Studies show that the coolest, happiest, brightest name is Olivia. Are you tired of using the same rotation of names for the characters in your stories? Do you feel like you rely on the same, generic names to spice up your writing? In fact, there are several methods you can use to create unique and interesting character names.
Creating Unique Names
- For example: Anna Joey, Robert Gideon, Paul Michael.
- This is a very subtle approach and would make the most sense for a story that unfolds in a time and place that's similar to your own. Some names can be both surnames and forenames, like: Curtis, George, Paul, Jordan, Logan, Dylan, Wilson, Kerry, Owen, Keith, Austin and Oliver.
- Because this is a broad approach, it could be applicable to a wide variety of genres as well as male or female characters.
- For example: Razilee, Kadiah, Joval, Jantanie, Keryl, or Kaline.
- If you want to be inspired by both a name and a character, check out a mythology book from the library; however, unless you want something obvious (ex. Athena), don't go with Norse, Greek, or Latin mythology. Make sure that the name is still pronounceable. Keryl, Razilee, and Genoviah are pronounceable with little effort, but nobody wants to have to try to pronounce Kazlistynez, no matter how unique it is.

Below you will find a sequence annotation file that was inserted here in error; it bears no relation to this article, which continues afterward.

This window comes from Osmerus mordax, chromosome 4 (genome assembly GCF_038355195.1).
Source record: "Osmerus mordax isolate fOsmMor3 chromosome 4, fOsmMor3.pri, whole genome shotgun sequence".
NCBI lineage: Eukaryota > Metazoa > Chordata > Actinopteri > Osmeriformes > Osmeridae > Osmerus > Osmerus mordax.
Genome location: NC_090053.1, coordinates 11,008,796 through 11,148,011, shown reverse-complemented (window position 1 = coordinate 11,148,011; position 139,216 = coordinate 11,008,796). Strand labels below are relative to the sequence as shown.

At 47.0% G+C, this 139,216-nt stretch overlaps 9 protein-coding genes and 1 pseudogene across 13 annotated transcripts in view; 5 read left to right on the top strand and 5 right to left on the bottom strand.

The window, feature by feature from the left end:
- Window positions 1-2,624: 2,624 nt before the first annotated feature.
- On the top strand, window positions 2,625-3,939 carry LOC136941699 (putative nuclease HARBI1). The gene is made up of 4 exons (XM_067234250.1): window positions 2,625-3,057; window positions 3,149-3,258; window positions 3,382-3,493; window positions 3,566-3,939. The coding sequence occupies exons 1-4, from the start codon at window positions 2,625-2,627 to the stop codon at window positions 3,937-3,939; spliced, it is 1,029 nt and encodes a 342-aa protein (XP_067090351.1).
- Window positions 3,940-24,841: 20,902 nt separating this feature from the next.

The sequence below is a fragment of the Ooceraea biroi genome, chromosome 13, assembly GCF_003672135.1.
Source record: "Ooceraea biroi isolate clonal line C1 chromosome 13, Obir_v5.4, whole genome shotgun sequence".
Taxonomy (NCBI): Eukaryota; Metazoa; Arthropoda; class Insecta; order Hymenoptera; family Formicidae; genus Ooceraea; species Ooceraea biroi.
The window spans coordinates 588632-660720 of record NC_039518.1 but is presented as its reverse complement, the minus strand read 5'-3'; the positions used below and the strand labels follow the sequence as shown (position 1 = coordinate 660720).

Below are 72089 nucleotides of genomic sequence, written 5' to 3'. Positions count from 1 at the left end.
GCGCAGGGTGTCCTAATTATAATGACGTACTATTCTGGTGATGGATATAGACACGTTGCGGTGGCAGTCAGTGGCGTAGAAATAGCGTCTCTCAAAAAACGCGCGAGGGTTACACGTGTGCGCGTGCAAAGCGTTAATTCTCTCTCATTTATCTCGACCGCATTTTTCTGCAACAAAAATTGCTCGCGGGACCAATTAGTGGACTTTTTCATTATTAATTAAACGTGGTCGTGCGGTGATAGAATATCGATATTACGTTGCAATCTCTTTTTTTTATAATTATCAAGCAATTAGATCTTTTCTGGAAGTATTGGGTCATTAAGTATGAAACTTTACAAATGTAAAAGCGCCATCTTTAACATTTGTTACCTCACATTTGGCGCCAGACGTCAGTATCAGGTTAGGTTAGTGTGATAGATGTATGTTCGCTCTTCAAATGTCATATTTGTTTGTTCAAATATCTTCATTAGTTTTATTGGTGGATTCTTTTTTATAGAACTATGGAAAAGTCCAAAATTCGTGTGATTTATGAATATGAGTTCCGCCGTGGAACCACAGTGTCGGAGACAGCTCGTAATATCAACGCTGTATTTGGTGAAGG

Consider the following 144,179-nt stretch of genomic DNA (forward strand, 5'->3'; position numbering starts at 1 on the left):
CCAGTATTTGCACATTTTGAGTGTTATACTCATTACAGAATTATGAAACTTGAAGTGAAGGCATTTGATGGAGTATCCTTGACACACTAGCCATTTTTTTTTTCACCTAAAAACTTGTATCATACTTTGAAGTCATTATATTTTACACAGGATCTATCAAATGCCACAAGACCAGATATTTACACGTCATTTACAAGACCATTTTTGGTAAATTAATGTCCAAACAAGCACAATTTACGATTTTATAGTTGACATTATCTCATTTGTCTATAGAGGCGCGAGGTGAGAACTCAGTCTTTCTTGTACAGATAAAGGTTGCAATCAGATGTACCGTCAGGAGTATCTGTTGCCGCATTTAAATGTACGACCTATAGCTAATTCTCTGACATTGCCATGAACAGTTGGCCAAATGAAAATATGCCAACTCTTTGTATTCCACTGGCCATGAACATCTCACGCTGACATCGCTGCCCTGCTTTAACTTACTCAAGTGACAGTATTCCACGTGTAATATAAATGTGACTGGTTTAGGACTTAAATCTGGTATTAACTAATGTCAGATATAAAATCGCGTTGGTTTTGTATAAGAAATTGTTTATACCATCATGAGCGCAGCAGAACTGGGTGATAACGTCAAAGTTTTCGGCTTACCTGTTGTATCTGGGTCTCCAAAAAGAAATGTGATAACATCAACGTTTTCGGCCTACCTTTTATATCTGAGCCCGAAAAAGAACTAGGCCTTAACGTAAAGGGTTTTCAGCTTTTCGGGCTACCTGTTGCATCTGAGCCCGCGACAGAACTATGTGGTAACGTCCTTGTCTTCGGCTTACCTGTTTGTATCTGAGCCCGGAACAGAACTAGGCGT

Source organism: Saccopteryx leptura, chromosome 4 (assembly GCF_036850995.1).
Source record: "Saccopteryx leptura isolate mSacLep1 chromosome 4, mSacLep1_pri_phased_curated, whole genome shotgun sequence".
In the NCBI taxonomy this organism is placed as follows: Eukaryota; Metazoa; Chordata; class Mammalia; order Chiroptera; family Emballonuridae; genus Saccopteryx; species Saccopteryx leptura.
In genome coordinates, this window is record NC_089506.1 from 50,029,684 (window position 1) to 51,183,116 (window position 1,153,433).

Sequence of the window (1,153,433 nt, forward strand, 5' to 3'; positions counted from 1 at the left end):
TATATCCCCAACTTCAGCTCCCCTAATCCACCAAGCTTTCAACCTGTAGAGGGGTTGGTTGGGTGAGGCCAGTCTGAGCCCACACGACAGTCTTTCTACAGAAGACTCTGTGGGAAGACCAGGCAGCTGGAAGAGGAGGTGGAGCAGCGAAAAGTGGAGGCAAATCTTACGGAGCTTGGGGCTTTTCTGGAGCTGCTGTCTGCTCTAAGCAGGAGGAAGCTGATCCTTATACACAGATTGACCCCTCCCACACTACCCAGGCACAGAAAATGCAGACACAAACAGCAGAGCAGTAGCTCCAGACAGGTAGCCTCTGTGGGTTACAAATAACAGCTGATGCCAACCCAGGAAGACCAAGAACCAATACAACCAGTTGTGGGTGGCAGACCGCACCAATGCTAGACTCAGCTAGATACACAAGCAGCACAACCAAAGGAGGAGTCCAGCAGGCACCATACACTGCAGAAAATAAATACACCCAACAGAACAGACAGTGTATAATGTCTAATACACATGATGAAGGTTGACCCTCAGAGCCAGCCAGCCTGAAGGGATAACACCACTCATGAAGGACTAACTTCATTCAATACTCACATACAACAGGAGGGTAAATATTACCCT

- Blend common names together. So, Sarah and Josephine could become Josah and Saraphine; Garrett and Adrian could become Adriett and Garran; etc.
- Try different spelling variations. Substitute Mikhail for Michael, Gaebriel for Gabriel, etc.
- Rearrange your own (or a friend's) name. If your name is Bob Smith, scramble the letters to get something like Omi Thibbs. Your friend Eileen could be Neelie, Annabel could be Belanna, and so forth.